It is similar with the vault of virtues. Now, you might be thinking: Isn’t it advantageous to open up the vault of virtues? Shouldn’t I endeavor to embrace the virtues? Of course, we learn from our Gurus to nurture the virtues that are within us, as they fortify and propel us in our sādhanā and help us to become better human beings. What we need to be watchful of, however, is becoming attached to those virtues. Just as we might identify with the vices, we can also identify with the virtues. We can start to think, I am so kind. I am such an empathetic person. I am a compassionate human being. When we identify with the virtues in this way, we pull ourselves back into the limited self. We are using the virtues in service of our ego, as a means of boosting our pride. In reality, the virtues are less a label or identity that we assign to ourselves than they are an action to take, a way to be. A person who is empathetic just is empathetic; they demonstrate empathy. They don’t sit around talking about how empathetic they are.
So, yes, it is beneficial to open up the vault of virtues. But once we do, we must remain vigilant, conscious of how we honor those virtues, relate to them, and use them. This is why balance is necessary, why centeredness in our own Self is essential, why we must make sure not to be thrown off course by what we deem to be bad or good. Instead, we can bring wisdom and discernment to any encounters we have with the vaults of vices and virtues. The vices we can steadily uproot, as we come to understand that they should not be used against others. And the virtues we cultivate, specifically so that we may use them in support of others.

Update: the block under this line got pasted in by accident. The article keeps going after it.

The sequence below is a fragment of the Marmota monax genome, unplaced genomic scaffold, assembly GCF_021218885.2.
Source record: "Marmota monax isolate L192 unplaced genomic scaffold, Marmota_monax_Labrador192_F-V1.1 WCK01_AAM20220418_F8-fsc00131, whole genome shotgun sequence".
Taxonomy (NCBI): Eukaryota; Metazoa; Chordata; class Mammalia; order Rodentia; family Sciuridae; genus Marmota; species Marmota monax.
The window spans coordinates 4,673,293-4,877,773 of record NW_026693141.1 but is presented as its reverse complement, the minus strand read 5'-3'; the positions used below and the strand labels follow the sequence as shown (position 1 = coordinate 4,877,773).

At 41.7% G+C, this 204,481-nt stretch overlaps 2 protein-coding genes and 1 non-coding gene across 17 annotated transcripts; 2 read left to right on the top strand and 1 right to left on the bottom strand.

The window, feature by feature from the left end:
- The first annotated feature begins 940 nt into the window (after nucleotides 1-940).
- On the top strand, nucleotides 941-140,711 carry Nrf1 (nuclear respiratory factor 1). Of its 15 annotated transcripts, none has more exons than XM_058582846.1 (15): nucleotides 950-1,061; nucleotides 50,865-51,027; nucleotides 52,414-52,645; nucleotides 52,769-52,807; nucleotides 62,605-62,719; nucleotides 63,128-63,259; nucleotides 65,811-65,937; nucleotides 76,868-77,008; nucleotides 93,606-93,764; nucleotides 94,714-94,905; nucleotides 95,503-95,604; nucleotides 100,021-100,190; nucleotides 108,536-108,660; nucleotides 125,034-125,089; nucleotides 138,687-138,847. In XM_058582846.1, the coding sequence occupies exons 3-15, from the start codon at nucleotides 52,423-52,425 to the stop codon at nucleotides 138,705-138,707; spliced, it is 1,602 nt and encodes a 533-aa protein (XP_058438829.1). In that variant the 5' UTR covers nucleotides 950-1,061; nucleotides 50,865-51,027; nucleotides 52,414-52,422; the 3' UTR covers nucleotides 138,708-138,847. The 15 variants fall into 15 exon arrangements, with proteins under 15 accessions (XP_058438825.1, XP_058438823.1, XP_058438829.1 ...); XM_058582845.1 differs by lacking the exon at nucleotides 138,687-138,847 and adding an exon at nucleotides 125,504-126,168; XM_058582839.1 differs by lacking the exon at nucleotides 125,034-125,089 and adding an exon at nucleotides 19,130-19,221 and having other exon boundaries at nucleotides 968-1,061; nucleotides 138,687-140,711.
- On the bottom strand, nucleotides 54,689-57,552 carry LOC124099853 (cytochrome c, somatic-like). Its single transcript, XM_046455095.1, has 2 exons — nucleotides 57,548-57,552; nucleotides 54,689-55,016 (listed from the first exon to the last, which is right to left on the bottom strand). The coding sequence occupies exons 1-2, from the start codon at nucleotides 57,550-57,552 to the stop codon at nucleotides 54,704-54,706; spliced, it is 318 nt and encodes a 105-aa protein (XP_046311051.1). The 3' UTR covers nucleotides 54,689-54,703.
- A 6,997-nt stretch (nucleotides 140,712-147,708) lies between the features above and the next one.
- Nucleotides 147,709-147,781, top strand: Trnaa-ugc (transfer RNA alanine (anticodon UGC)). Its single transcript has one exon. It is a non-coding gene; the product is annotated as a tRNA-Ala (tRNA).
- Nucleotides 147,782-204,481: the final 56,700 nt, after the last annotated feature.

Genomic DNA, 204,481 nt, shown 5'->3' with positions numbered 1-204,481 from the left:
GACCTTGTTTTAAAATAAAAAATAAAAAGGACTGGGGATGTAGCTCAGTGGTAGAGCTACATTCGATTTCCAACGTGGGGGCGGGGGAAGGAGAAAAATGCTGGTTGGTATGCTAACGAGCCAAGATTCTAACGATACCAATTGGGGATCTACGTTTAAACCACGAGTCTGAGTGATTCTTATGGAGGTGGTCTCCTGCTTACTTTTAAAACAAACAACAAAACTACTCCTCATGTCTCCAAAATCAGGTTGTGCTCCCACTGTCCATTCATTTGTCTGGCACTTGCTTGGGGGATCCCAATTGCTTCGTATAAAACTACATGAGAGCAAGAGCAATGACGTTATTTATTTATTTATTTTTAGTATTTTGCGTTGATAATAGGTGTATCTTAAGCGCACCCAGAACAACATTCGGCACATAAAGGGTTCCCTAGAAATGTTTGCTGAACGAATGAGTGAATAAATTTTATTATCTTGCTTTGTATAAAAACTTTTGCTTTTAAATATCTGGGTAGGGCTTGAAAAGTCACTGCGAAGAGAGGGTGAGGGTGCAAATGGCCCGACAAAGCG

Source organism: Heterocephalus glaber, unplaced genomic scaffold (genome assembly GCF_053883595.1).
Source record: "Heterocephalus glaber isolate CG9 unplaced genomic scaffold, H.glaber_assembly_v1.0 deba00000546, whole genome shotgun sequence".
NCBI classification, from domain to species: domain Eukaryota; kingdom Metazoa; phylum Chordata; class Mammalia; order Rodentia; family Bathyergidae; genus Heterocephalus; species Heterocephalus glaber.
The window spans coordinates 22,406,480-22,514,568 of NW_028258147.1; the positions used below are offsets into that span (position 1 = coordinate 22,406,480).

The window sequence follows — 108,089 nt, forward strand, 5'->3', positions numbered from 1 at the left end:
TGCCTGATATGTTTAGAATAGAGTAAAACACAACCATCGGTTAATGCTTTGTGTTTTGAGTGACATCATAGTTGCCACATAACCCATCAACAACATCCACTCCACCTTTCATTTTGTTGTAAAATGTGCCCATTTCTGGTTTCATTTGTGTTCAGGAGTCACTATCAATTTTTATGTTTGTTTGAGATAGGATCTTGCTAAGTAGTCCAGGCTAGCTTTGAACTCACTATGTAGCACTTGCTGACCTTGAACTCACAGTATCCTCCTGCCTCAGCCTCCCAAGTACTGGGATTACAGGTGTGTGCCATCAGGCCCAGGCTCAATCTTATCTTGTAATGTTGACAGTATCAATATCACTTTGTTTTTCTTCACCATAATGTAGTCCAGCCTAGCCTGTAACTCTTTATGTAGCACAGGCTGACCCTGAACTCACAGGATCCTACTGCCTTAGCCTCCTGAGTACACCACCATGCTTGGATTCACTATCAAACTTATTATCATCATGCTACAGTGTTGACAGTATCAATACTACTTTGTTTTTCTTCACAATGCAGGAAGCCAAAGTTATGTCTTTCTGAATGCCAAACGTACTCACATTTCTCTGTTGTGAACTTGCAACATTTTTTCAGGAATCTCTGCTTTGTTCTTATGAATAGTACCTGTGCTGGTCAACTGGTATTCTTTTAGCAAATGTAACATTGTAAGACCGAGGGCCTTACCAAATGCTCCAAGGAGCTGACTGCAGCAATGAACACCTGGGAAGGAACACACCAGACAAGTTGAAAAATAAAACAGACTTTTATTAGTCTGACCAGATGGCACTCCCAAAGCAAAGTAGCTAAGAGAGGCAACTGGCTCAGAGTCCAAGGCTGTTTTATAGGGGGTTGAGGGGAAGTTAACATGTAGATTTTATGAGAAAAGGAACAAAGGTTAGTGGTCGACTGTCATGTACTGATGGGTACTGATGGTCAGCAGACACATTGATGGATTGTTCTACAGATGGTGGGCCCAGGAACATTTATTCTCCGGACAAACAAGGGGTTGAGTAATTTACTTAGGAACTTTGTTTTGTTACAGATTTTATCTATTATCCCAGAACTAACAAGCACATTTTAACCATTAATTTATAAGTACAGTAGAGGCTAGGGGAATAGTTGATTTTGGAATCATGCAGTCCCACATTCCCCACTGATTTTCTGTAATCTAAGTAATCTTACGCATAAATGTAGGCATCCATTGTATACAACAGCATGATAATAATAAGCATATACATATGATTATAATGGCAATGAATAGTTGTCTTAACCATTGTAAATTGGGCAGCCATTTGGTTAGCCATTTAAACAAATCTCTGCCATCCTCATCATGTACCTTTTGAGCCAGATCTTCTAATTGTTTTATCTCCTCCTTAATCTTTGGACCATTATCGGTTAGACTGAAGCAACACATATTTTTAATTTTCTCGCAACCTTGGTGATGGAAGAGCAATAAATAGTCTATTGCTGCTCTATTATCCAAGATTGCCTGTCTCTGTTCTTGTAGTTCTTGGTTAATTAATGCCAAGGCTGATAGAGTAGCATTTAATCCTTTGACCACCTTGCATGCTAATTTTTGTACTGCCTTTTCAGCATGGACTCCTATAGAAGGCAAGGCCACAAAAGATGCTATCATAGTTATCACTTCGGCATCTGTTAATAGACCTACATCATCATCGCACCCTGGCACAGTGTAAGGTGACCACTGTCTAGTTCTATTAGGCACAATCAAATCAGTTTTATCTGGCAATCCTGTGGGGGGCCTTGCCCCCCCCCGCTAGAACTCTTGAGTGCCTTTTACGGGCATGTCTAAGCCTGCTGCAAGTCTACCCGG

Through our study and practice on the Siddha Yoga path, we come to both an intellectual and visceral understanding of how empathy is intrinsic to us. It can be useful and interesting to look at how this knowledge is corroborated in the wider world as well. For example, we can look to science, and to history.
Scientists have found that our ability to feel with one another is associated with neural responses of the brain. There is increasing evidence that this association is part of our evolutionary history as humans and that it exists in some form in many other animals as well. The development of empathy is associated with survival in many species because it motivates parents to be attuned to the needs of their offspring.
On a collective level, humanity clearly benefits from demonstrations of empathy. Since prehistoric times, humans have recognized that there is safety and security in staying together, in looking out for and helping one another. It was surely this understanding that led to the formation of the first, primitive societies, with people hunting, gathering food, and creating shelter together. Our present society, though much evolved and changed, emerged from this model of cooperating to survive and eventually to thrive. When we extend empathy to one another, this helps us to cooperate with one another and foster harmony in our various groups and packs, in our circles of family and friends, and in our wider communities.